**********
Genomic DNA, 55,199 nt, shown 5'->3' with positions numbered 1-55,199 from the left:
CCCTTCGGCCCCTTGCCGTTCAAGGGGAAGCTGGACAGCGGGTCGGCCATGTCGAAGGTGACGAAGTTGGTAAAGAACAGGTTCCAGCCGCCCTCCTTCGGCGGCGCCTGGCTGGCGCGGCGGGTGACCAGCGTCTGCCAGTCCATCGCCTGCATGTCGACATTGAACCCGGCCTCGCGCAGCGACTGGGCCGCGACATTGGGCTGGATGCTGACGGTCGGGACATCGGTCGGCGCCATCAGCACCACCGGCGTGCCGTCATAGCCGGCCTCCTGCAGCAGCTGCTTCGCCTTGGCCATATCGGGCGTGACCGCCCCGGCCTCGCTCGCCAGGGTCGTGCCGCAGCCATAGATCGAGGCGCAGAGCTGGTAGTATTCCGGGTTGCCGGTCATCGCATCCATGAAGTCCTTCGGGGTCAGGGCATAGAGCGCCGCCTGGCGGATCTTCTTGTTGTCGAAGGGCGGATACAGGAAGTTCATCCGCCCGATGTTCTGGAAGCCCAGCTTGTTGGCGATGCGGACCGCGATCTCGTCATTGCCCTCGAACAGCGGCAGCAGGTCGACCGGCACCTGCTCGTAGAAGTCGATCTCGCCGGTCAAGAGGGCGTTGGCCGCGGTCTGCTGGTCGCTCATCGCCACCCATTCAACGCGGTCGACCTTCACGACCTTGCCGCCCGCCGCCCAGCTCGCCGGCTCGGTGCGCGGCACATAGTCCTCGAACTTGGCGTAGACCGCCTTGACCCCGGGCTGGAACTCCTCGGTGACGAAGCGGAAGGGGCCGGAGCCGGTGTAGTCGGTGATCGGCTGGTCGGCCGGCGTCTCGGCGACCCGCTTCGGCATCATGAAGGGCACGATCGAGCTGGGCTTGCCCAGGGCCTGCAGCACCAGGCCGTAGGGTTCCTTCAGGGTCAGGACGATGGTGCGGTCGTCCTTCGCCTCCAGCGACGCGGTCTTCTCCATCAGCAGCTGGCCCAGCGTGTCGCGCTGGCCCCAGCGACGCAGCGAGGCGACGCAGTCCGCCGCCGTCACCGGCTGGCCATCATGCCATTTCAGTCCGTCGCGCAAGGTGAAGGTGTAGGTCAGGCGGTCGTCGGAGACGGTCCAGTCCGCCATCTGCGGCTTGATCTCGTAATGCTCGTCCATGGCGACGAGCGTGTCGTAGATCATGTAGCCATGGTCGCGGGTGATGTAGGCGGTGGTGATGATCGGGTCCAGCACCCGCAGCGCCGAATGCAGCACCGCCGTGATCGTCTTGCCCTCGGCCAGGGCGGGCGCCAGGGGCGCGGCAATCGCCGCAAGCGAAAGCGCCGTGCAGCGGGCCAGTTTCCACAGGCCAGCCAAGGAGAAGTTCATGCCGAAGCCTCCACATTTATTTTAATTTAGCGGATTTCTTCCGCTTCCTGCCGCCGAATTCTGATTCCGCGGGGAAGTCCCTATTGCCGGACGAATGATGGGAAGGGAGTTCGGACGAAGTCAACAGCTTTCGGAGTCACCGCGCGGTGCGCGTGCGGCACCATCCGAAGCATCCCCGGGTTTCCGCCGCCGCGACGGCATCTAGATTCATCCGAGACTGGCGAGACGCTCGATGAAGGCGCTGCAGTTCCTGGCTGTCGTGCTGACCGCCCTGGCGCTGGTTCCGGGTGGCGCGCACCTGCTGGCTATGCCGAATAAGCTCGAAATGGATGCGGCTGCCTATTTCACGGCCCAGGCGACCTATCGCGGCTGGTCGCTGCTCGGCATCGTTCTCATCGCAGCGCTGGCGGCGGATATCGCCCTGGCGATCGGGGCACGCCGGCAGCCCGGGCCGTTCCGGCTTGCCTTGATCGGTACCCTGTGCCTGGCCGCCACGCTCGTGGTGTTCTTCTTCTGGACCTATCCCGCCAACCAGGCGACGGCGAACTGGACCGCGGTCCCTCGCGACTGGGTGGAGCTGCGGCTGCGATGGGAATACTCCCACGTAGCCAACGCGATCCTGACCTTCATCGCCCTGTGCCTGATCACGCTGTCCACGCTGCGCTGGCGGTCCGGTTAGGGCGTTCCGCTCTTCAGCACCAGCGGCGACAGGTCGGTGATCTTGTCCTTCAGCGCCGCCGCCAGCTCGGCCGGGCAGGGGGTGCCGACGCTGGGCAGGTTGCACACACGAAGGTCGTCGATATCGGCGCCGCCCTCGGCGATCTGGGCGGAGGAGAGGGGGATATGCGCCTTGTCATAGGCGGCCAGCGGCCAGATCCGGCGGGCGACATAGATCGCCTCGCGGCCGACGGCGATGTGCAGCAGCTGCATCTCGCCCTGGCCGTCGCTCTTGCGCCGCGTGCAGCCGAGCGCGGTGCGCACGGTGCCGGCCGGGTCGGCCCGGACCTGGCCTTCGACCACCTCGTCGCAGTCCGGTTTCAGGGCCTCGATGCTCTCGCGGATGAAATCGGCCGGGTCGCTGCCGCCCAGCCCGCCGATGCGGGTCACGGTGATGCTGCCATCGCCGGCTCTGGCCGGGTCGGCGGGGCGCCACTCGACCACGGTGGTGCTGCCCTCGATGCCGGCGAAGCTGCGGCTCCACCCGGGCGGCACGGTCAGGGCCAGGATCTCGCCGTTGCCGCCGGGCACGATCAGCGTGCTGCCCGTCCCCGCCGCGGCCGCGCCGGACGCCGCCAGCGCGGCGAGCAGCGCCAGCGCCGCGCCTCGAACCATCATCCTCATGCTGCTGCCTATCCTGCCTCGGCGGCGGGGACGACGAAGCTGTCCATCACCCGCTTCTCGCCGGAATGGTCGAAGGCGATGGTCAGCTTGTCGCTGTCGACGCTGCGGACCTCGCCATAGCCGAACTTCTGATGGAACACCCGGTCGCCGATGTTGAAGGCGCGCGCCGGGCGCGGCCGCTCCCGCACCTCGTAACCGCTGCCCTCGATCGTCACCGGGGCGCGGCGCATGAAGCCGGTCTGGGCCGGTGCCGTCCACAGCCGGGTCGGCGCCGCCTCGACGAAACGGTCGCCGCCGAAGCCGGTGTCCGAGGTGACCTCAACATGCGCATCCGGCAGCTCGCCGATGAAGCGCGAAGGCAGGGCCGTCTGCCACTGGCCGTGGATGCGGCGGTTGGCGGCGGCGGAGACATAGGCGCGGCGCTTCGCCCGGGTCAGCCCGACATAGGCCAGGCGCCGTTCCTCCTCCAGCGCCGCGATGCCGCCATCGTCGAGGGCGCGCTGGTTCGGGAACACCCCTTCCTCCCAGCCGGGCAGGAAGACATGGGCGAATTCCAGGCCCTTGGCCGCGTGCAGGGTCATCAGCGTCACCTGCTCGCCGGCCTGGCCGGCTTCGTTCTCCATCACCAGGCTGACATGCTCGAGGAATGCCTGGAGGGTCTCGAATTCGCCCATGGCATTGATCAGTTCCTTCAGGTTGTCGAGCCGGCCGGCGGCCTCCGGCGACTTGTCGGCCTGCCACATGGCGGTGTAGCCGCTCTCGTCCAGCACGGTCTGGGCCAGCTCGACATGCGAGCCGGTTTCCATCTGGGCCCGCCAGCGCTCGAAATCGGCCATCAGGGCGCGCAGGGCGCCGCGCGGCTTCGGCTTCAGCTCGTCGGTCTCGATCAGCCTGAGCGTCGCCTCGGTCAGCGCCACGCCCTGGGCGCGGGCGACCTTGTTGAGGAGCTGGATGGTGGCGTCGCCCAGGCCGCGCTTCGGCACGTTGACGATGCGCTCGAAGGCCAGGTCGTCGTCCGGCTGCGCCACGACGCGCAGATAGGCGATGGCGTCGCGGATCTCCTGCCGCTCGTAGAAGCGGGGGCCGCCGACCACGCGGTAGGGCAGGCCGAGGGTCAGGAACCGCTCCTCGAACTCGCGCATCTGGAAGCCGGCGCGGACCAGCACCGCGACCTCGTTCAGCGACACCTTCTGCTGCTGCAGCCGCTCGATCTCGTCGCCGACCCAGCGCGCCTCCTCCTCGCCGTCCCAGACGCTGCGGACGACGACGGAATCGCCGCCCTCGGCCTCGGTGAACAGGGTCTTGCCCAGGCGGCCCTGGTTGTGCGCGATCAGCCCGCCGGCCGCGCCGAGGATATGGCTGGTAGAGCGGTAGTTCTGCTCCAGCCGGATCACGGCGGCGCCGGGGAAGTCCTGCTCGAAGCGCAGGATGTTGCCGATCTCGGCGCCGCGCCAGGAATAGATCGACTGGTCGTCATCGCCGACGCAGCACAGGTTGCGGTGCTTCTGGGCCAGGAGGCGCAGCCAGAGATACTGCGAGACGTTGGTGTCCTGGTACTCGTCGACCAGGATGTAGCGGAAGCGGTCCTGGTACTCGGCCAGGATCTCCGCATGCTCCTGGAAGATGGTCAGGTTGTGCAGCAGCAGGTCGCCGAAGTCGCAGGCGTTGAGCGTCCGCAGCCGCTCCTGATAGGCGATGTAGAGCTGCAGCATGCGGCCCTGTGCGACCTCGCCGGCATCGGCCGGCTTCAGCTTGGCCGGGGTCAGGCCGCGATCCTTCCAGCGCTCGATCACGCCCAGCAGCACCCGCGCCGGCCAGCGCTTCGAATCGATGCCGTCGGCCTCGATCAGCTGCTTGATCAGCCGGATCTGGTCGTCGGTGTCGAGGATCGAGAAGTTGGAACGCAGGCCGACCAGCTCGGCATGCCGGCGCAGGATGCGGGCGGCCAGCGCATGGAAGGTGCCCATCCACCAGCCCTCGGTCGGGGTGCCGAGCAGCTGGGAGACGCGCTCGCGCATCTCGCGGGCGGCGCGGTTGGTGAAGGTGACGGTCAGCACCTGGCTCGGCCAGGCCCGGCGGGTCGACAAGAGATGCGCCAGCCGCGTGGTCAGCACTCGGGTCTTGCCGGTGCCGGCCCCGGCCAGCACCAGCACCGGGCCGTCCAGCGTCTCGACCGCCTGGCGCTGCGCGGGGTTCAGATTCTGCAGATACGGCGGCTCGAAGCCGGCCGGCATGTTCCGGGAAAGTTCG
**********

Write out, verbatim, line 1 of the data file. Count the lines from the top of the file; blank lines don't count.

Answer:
Genomic DNA, 55,199 nt, shown 5'->3' with positions numbered 1-55,199 from the left: